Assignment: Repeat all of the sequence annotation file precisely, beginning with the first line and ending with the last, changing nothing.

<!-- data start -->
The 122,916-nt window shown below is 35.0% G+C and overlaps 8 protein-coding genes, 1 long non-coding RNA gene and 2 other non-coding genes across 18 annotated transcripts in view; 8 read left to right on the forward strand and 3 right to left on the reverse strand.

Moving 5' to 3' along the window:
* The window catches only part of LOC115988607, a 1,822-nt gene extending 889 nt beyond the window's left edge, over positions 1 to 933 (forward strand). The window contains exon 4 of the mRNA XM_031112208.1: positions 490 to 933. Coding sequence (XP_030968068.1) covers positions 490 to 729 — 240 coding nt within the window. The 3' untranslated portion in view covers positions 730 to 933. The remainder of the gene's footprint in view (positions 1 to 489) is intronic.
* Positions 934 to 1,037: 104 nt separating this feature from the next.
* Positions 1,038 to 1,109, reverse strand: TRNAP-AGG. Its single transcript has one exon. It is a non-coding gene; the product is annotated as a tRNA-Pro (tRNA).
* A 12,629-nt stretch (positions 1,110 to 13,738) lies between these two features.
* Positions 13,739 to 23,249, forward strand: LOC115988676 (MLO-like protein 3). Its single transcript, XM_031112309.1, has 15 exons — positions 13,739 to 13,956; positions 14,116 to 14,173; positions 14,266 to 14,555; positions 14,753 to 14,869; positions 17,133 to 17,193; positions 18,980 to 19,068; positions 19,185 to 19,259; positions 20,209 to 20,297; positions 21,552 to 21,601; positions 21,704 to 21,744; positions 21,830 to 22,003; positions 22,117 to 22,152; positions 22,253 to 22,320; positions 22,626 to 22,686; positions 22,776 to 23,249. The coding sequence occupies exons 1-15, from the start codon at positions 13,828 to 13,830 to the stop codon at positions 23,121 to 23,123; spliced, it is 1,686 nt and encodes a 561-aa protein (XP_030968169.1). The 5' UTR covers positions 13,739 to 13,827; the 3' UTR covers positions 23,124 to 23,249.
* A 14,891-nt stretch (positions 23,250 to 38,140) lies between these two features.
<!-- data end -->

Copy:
The 122,916-nt window shown below is 35.0% G+C and overlaps 8 protein-coding genes, 1 long non-coding RNA gene and 2 other non-coding genes across 18 annotated transcripts in view; 8 read left to right on the forward strand and 3 right to left on the reverse strand.

Moving 5' to 3' along the window:
* The window catches only part of LOC115988607, a 1,822-nt gene extending 889 nt beyond the window's left edge, over positions 1 to 933 (forward strand). The window contains exon 4 of the mRNA XM_031112208.1: positions 490 to 933. Coding sequence (XP_030968068.1) covers positions 490 to 729 — 240 coding nt within the window. The 3' untranslated portion in view covers positions 730 to 933. The remainder of the gene's footprint in view (positions 1 to 489) is intronic.
* Positions 934 to 1,037: 104 nt separating this feature from the next.
* Positions 1,038 to 1,109, reverse strand: TRNAP-AGG. Its single transcript has one exon. It is a non-coding gene; the product is annotated as a tRNA-Pro (tRNA).
* A 12,629-nt stretch (positions 1,110 to 13,738) lies between these two features.
* Positions 13,739 to 23,249, forward strand: LOC115988676 (MLO-like protein 3). Its single transcript, XM_031112309.1, has 15 exons — positions 13,739 to 13,956; positions 14,116 to 14,173; positions 14,266 to 14,555; positions 14,753 to 14,869; positions 17,133 to 17,193; positions 18,980 to 19,068; positions 19,185 to 19,259; positions 20,209 to 20,297; positions 21,552 to 21,601; positions 21,704 to 21,744; positions 21,830 to 22,003; positions 22,117 to 22,152; positions 22,253 to 22,320; positions 22,626 to 22,686; positions 22,776 to 23,249. The coding sequence occupies exons 1-15, from the start codon at positions 13,828 to 13,830 to the stop codon at positions 23,121 to 23,123; spliced, it is 1,686 nt and encodes a 561-aa protein (XP_030968169.1). The 5' UTR covers positions 13,739 to 13,827; the 3' UTR covers positions 23,124 to 23,249.
* A 14,891-nt stretch (positions 23,250 to 38,140) lies between these two features.